Monthly Archives: October 2012

The three worst things about state Health Information Exchanges:

A Health Information Exchange (HIE) is defined on Wikipedia as: “..the mobilization of healthcare information electronically across organizations within a region, community or hospital system.” States have been awarded more than half a billion dollars by HHS to build these statewide health information exchanges.

But here are some of the issues:

  1. Many states have spent all of the money they were given by the federal governmentto build the HIE, leaving the only path to sustainability to charge large subscription fees to hospitals for the privilege of connecting to the HIE. Consider this example: According to an internal study by the Sushoo Health Information Exchange, single-provider clinics are spending about $17,000 annually to share records the old-fashioned way. This sounds high, but let’s take their word for it for now. According to the current monthly pricing for “large” hospitals to connect to Arkansas’ SHARE HIE, for example, hospitals would exceed this spend per MONTH. So at 100% efficiency, a “large” (250+ beds) hospital, the HIE would offset this spend for only twelve clinics. For the state run HIE to fall much below 100% efficiency leaves a negative progression looming.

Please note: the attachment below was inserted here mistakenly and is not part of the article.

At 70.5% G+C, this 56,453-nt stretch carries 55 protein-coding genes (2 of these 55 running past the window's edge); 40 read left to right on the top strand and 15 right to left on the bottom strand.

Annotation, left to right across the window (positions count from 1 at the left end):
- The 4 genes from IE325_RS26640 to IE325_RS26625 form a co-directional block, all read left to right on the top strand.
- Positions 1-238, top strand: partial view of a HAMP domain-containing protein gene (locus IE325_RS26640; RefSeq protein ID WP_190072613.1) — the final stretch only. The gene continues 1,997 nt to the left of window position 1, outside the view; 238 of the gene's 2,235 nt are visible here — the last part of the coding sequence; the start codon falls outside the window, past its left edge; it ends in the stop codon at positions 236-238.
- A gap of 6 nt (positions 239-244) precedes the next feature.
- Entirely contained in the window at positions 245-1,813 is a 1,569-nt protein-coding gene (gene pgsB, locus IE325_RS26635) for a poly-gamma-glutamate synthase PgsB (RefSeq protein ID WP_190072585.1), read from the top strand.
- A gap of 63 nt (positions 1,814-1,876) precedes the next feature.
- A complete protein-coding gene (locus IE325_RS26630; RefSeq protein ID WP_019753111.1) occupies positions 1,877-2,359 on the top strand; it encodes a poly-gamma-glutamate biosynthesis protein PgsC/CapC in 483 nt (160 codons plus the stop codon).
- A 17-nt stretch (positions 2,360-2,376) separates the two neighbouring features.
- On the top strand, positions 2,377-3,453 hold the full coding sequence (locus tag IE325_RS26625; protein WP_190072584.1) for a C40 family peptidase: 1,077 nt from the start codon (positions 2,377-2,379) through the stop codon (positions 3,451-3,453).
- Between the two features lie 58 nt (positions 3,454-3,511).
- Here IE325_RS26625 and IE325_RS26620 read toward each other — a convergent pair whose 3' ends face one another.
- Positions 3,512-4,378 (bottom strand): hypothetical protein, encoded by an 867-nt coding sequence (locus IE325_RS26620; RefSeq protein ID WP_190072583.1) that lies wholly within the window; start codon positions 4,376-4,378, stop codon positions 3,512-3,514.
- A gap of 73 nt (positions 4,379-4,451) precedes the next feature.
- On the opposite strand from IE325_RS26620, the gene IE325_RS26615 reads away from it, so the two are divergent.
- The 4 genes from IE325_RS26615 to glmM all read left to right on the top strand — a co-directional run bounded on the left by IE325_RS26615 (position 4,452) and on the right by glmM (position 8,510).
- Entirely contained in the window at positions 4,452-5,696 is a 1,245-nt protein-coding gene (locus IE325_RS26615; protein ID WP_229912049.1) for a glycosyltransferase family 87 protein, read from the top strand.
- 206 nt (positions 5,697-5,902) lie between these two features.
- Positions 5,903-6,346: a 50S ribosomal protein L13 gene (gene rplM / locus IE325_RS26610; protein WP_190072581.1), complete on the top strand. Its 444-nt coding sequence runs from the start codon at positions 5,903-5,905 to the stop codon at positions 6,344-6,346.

2. Connecting to an HIE often involves a hospital or provider to indiscriminately dump all of their data (translation: your health information) into a government-run repository exposing healthcare organizations to unnecessary audit risk.
  3. The tracks may not meet – Many state HIEs are built on the assumption that entire greenfield networks must be plumbed to support the massive data load that sharing medical records will require. Does this match the thinking of the National Health Information Network? According to this 2 1/2 year old article, the handwriting has been on the wall for some time.


A possible solution? The NHIN, riding on top of Direct Project, is poised to provide point-to-point sharing of medical records as an economical thin layer of services competing directly with state HIEs. The irony? One government agency obsoleting the other by doing something efficiently. Watch this video to learn more.